Bangkok Post SmartEdition

For ageing, looking at big picture more important than biomarkers

■ DR EVE GLAZIER & DR ELIZABETH KO Dr Eve Glazier is an internist and associate professor of medicine at UCLA Health. Dr Elizabeth Ko is an internist and assistant professor of medicine at UCLA Health.

DEAR DOCTORS: What does the term “biological age” refer to? How do you go about figuring out what your biological age is? I will turn 80 at the end of the year, am physically active and I eat a vegetarian diet. Is there anything else I should be doing to get “younger”?

DEAR READER: When you say you will be turning 80 later this year, you are referring to your chronological age. That’s a straightforward measure of how many years someone has been alive.

Biological age, by contrast, is a concept that looks at a diverse range of physiological factors to determine someone’s potential lifespan and the likelihood of their developing an age-related illness. Based on these findings, someone may turn out to be older or younger than their chronological age says they are.

There is no universal formula for determining biological age. However, a core group of metrics are typically used. These begin with someone’s health history, their family medical history and any existing diseases or conditions. Lifestyle also plays an important role. This includes exercise, mental health, sleep habits, smoking and drinking, muscle mass, grip strength, balance, endurance, social networks and the individual’s physical environment.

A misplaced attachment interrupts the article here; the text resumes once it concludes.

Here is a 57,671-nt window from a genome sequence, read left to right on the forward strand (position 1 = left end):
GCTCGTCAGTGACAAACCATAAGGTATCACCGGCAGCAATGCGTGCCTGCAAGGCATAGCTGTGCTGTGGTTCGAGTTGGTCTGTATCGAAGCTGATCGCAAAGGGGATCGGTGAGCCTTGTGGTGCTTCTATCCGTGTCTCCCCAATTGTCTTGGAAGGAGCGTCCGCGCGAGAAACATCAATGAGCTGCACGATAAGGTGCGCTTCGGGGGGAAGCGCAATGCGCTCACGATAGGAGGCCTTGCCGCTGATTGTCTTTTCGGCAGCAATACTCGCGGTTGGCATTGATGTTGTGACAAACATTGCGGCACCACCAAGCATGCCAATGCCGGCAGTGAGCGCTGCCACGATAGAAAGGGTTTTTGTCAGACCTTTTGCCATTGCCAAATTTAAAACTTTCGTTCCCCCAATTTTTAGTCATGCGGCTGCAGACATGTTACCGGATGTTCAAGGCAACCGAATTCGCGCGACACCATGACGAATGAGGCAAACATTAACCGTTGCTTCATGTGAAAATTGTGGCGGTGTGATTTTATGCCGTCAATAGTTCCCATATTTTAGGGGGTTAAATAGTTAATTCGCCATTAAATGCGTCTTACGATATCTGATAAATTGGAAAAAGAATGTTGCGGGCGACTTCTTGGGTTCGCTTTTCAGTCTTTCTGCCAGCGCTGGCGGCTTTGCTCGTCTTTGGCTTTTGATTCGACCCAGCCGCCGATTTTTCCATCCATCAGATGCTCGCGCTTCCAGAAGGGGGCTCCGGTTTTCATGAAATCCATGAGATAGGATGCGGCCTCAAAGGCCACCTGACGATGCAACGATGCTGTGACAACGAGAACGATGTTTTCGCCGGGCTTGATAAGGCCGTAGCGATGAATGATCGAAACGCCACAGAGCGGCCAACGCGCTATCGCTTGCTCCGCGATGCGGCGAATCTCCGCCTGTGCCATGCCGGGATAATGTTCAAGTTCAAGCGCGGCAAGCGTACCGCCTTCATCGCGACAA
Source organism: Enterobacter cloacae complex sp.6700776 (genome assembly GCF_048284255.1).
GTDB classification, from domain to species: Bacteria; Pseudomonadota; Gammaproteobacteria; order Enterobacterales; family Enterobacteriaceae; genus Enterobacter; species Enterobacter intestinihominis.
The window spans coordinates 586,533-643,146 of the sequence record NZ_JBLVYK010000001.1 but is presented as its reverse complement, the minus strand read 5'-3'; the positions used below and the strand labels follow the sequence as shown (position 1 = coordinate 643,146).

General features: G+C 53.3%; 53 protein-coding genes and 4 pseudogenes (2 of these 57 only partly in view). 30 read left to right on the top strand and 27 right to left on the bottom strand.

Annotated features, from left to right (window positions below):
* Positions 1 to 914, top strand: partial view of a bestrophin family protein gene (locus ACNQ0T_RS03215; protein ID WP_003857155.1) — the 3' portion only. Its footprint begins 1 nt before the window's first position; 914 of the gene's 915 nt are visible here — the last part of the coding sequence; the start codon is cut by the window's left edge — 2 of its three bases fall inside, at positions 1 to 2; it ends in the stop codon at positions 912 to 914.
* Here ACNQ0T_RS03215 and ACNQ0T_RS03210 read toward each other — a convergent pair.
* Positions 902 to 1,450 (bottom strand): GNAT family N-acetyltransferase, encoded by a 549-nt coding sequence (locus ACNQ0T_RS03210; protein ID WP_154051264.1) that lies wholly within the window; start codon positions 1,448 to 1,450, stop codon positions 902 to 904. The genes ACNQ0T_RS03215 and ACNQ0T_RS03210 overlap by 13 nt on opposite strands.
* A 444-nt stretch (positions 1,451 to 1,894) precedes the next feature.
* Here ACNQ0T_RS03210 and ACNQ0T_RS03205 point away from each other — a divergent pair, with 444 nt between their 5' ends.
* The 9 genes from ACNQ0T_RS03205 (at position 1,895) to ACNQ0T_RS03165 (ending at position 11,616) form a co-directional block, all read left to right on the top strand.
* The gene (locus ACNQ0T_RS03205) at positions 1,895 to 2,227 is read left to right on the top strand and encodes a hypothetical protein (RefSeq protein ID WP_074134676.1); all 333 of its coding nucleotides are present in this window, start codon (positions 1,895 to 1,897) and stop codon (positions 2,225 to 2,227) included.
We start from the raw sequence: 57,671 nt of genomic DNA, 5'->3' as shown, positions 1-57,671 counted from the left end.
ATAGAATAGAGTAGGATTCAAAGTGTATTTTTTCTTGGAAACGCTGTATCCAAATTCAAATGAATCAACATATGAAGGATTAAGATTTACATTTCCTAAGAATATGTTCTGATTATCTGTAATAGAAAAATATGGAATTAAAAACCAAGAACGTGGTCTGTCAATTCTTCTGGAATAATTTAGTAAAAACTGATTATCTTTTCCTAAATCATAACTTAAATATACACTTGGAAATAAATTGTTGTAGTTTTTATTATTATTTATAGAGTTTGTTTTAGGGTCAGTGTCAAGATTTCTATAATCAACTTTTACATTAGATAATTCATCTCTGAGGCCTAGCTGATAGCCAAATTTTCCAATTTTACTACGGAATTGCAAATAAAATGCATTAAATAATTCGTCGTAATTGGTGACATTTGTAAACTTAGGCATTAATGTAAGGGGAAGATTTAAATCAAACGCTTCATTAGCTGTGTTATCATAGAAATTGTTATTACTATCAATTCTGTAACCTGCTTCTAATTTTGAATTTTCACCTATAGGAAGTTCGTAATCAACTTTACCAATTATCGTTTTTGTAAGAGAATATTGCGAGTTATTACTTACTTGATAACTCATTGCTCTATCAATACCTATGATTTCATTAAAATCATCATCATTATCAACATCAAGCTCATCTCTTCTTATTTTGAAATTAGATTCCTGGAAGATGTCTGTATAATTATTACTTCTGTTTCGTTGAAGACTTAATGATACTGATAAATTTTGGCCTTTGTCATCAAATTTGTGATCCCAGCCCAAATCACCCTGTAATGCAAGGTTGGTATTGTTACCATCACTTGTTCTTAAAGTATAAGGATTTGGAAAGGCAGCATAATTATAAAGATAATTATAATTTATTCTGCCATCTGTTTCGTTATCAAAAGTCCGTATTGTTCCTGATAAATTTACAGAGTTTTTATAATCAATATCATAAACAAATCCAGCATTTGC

Also taken into consideration are metabolic health, certain blood test results and specific aspects of cardiac function. These include resting heart rate and how quickly the heart recovers from exertion.

Biological age is also measured at a cellular level. One factor is something known as DNA methylation. This is a biological process in which certain structural changes take place in someone’s DNA. These changes affect gene expression and have been shown to have an adverse impact on ageing. Also important are telomeres, which are structures found at the ends of chromosomes. Shortened telomeres are associated with older age.

The concept of biological age is certainly intriguing. Surging interest has led to the marketing of at-home tests that, based on test results from blood or urine samples or a cheek swab, claim to reveal someone’s biological age. Theoretically, you take a test, make lifestyle changes guided by the results, then retest to see if they helped. The catch is that no one knows if the tests are sensitive enough to be effective monitors.

There’s also the fact that, depending on what’s going on at the cellular level, different parts of the body are likely ageing at different rates. Your cartilage may be “older” than your heart, which may be ageing faster than your brain. Outside of the rigours of anti-ageing research, biological age is more of a novelty than a useful metric.

Rather than focusing on the biomarkers linked to ageing, it’s more beneficial to look at the big picture. That brings us back to the basics that studies continue to show are important to good health and longevity — namely, a healthful diet, regular exercise, managing stress, preventive healthcare, getting adequate and good-quality sleep and robust social engagement. The good news is that, from the description of your own habits, it sounds as though you’re already hitting those goals.





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